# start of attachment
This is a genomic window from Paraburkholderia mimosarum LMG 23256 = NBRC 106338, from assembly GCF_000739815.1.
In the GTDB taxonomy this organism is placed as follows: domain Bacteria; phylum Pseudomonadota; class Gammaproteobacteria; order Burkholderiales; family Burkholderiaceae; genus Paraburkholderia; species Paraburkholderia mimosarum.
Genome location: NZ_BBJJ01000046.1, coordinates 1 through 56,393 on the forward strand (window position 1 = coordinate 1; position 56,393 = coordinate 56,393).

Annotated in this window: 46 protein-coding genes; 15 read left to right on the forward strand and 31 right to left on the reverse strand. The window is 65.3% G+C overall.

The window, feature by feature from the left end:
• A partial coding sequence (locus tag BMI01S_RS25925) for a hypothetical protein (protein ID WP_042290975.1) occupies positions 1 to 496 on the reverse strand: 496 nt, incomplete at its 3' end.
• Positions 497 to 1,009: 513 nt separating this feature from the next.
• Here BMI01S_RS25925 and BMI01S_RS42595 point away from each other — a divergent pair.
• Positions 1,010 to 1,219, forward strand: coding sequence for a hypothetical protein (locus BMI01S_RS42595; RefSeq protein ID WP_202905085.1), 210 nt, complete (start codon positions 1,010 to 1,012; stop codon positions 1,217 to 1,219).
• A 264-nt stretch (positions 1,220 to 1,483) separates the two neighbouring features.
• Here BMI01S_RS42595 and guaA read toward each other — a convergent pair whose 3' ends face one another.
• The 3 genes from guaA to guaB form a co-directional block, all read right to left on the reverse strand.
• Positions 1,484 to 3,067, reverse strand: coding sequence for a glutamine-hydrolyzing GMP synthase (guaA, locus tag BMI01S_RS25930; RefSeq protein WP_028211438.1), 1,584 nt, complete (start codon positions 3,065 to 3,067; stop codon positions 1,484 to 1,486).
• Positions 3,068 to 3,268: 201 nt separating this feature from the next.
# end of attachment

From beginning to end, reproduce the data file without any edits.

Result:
This is a genomic window from Paraburkholderia mimosarum LMG 23256 = NBRC 106338, from assembly GCF_000739815.1.
In the GTDB taxonomy this organism is placed as follows: domain Bacteria; phylum Pseudomonadota; class Gammaproteobacteria; order Burkholderiales; family Burkholderiaceae; genus Paraburkholderia; species Paraburkholderia mimosarum.
Genome location: NZ_BBJJ01000046.1, coordinates 1 through 56,393 on the forward strand (window position 1 = coordinate 1; position 56,393 = coordinate 56,393).

Annotated in this window: 46 protein-coding genes; 15 read left to right on the forward strand and 31 right to left on the reverse strand. The window is 65.3% G+C overall.

The window, feature by feature from the left end:
• A partial coding sequence (locus tag BMI01S_RS25925) for a hypothetical protein (protein ID WP_042290975.1) occupies positions 1 to 496 on the reverse strand: 496 nt, incomplete at its 3' end.
• Positions 497 to 1,009: 513 nt separating this feature from the next.
• Here BMI01S_RS25925 and BMI01S_RS42595 point away from each other — a divergent pair.
• Positions 1,010 to 1,219, forward strand: coding sequence for a hypothetical protein (locus BMI01S_RS42595; RefSeq protein ID WP_202905085.1), 210 nt, complete (start codon positions 1,010 to 1,012; stop codon positions 1,217 to 1,219).
• A 264-nt stretch (positions 1,220 to 1,483) separates the two neighbouring features.
• Here BMI01S_RS42595 and guaA read toward each other — a convergent pair whose 3' ends face one another.
• The 3 genes from guaA to guaB form a co-directional block, all read right to left on the reverse strand.
• Positions 1,484 to 3,067, reverse strand: coding sequence for a glutamine-hydrolyzing GMP synthase (guaA, locus tag BMI01S_RS25930; RefSeq protein WP_028211438.1), 1,584 nt, complete (start codon positions 3,065 to 3,067; stop codon positions 1,484 to 1,486).
• Positions 3,068 to 3,268: 201 nt separating this feature from the next.